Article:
We all desire to live up to our full potential and achieve our dreams.
We may desire to build an app, write a novel, or give a rousing speech at a conference.
But for most of us, these ambitious visions of the future are not ever realized.
Because we are crafting goals in the wrong way and in the wrong order. We set our goals that are too specific too early, then give up when we fail to realize them quickly.
But if we took a different approach, and framed our goals just a little bit differently, I believe we may be more likely to accomplish what we dream.
The problem with setting goals
When we are taught to set goals, we are told to make them SMART:
- Specific - A clear definition of success and accomplishment
- Measurable - You can measure progress towards completing the goal
- Achievable - The goal is realistic and attainable
- Relevant - The goal matters to you and aligns with your purpose
- Time-bound - The goal has a set deadline of when it should be accomplished
SMART goals are based on the pioneering scientific research of Dr. Edwin Locke and Dr. Gary Latham who found that setting specific goals led to higher performance. As a result, this style of goal-setting has become the de-facto standard in the workplace.
But with SMART goals, we are crafting goals with no regard to our intrinsic motivation, or our desire to perform an activity because it’s internally rewarding. In fact, setting specific goals can damper our innate curiosity and inner motivation, especially in the early stages of a new project.
The way we’ve been trained to craft goals at work is why many of us fail to achieve our dreams outside of it. We define our goals based on specific outcomes too quickly, failing to realize the difficulty of these goals. And when we face the inevitable setbacks and obstacles, our motivation falters and we give up.
But instead of applying SMART goals to our ambitions, we should apply an often overlooked goal-setting technique: open-ended goals.
From specific to open-ended goals
Open-ended goals have no deadline; there is no way to measure incremental progress towards achieving them. Instead, they encourage an experimentative, “try your best” mentality to progress, envoking playfulness to improve.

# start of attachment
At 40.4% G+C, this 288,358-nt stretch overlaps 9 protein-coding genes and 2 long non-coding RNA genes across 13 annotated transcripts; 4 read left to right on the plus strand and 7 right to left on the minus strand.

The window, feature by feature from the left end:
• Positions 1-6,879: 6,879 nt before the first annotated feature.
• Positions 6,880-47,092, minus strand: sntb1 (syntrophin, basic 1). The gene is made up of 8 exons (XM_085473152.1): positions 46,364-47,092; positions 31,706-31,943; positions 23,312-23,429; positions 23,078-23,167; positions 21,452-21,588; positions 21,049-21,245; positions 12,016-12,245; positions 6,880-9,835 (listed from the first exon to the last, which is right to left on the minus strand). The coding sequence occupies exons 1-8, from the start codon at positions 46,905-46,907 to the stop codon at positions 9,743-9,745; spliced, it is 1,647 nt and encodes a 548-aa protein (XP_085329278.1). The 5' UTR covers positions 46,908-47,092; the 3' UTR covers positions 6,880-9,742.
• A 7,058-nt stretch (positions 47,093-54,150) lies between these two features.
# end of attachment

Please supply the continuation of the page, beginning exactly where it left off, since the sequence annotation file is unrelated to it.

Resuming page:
Open-ended goals get a bad rap because they are objetively worse at productively accomplishing a goal. However, they do have a significant positive benefit: open-ended goals are extremely effective at inducing flow state, that “deeply rewarding, enjoyable, and harmonious state of focus” where time passes faster than normal.
People rate flow as one of the most rewarding and enjoyable experiences in life. And bonus: after experiencing flow, your levels of intrinsic motivation shoot through the roof as you seek to re-live that experience.
As a result, we need to make more of our goals open-ended, especially at the early stages of a new project.
Imagine you’re at the gym for a workout session. You could set your workout goal one of two ways:
- Open-ended goal - “let’s see how many exercises I can try”
- Specific goal - “I want to increase my deadlift, squat, and benchpress by 10 lbs”
If you’ve established a regular habit of working out, the specific goals will be much more effective at setting new personal records.
But if you’re new to the gym and are just building this new habit, it is much more important to foster intrinsic motivation and get yourself to love working out.
How to set open-ended goals: introducing meaningful moments